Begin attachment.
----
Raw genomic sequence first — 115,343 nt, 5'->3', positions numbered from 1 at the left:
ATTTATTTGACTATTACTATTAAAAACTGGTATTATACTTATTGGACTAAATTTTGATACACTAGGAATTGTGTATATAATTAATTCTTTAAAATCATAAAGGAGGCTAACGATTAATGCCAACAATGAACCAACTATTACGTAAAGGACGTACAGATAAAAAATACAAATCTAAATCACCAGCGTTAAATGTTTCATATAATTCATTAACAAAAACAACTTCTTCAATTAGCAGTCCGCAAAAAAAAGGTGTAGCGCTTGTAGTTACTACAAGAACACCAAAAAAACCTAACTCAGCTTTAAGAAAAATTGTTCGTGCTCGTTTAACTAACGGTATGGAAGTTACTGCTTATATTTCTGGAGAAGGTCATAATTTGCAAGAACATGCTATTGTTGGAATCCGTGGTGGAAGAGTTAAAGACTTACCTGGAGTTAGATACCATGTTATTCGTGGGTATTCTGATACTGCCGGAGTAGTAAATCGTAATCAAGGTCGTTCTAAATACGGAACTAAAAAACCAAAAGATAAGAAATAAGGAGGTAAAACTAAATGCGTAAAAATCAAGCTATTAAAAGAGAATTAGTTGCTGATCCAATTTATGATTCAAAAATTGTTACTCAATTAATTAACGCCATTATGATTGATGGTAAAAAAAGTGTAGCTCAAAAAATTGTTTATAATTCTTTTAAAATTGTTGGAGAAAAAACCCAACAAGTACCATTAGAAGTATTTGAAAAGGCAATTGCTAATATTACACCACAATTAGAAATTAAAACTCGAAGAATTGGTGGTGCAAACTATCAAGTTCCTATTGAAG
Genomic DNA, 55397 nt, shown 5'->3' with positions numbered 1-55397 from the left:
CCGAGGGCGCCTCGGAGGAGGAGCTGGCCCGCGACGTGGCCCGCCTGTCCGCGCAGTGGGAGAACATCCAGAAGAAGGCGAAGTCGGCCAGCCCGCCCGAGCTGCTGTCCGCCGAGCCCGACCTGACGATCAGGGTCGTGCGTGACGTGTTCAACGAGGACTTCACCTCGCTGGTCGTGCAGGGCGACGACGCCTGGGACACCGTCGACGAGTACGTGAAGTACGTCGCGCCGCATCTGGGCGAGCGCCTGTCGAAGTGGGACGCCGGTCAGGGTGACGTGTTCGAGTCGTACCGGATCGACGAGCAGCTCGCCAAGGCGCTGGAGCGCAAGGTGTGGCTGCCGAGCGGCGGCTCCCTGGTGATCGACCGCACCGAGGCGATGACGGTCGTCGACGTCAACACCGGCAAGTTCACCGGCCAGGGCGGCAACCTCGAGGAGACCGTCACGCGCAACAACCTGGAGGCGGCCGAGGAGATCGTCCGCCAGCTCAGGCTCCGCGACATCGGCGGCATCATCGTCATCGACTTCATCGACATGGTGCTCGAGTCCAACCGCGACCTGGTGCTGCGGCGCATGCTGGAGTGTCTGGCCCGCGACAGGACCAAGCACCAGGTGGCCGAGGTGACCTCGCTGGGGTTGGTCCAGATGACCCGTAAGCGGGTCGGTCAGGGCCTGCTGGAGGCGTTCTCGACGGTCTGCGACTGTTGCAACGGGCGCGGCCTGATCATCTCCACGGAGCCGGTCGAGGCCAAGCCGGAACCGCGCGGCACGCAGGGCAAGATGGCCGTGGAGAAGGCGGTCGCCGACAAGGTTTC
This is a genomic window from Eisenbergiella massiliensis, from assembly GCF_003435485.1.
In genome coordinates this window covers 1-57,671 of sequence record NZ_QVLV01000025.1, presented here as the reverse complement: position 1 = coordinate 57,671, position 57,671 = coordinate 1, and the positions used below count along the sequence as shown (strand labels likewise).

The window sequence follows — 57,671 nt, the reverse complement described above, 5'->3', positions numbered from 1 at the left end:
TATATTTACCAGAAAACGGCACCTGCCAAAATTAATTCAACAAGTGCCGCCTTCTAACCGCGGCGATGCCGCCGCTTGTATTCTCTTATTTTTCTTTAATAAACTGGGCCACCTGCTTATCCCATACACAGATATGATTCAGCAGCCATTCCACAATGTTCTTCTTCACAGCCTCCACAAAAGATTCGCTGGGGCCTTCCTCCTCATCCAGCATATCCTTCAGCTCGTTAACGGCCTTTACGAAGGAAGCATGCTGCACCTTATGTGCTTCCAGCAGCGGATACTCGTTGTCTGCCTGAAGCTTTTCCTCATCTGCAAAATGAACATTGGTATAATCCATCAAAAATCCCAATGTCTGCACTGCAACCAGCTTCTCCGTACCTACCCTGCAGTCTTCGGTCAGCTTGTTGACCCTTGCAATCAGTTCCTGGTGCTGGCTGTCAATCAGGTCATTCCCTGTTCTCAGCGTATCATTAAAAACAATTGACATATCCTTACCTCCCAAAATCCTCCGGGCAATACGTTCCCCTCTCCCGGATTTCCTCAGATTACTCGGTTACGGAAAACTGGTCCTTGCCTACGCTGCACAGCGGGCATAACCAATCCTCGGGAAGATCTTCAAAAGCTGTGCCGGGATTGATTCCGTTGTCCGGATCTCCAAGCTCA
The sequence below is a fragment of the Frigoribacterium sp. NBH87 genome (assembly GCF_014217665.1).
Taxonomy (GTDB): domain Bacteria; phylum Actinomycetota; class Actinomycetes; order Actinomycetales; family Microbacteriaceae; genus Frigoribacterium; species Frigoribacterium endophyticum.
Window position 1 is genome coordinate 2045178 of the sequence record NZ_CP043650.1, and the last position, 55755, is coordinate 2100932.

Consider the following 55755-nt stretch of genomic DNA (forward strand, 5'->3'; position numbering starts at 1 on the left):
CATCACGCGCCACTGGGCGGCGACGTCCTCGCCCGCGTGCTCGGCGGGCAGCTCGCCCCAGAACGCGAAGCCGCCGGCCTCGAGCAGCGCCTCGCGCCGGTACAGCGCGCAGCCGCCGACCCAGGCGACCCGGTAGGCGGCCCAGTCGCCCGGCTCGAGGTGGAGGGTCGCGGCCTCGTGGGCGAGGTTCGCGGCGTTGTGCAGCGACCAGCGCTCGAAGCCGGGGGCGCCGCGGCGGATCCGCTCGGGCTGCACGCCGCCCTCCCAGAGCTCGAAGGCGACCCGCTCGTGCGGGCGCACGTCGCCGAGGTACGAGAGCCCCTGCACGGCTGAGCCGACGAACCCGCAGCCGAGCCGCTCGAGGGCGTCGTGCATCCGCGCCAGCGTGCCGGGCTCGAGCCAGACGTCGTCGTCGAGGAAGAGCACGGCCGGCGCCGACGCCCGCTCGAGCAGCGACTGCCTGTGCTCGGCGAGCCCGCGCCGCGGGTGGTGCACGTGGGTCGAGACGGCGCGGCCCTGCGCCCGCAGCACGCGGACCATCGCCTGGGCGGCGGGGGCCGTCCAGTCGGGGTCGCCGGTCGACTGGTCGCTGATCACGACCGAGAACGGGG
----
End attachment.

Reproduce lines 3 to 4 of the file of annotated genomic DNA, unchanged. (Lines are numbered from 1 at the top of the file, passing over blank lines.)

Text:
Genomic DNA, 55397 nt, shown 5'->3' with positions numbered 1-55397 from the left:
CCGAGGGCGCCTCGGAGGAGGAGCTGGCCCGCGACGTGGCCCGCCTGTCCGCGCAGTGGGAGAACATCCAGAAGAAGGCGAAGTCGGCCAGCCCGCCCGAGCTGCTGTCCGCCGAGCCCGACCTGACGATCAGGGTCGTGCGTGACGTGTTCAACGAGGACTTCACCTCGCTGGTCGTGCAGGGCGACGACGCCTGGGACACCGTCGACGAGTACGTGAAGTACGTCGCGCCGCATCTGGGCGAGCGCCTGTCGAAGTGGGACGCCGGTCAGGGTGACGTGTTCGAGTCGTACCGGATCGACGAGCAGCTCGCCAAGGCGCTGGAGCGCAAGGTGTGGCTGCCGAGCGGCGGCTCCCTGGTGATCGACCGCACCGAGGCGATGACGGTCGTCGACGTCAACACCGGCAAGTTCACCGGCCAGGGCGGCAACCTCGAGGAGACCGTCACGCGCAACAACCTGGAGGCGGCCGAGGAGATCGTCCGCCAGCTCAGGCTCCGCGACATCGGCGGCATCATCGTCATCGACTTCATCGACATGGTGCTCGAGTCCAACCGCGACCTGGTGCTGCGGCGCATGCTGGAGTGTCTGGCCCGCGACAGGACCAAGCACCAGGTGGCCGAGGTGACCTCGCTGGGGTTGGTCCAGATGACCCGTAAGCGGGTCGGTCAGGGCCTGCTGGAGGCGTTCTCGACGGTCTGCGACTGTTGCAACGGGCGCGGCCTGATCATCTCCACGGAGCCGGTCGAGGCCAAGCCGGAACCGCGCGGCACGCAGGGCAAGATGGCCGTGGAGAAGGCGGTCGCCGACAAGGTTTC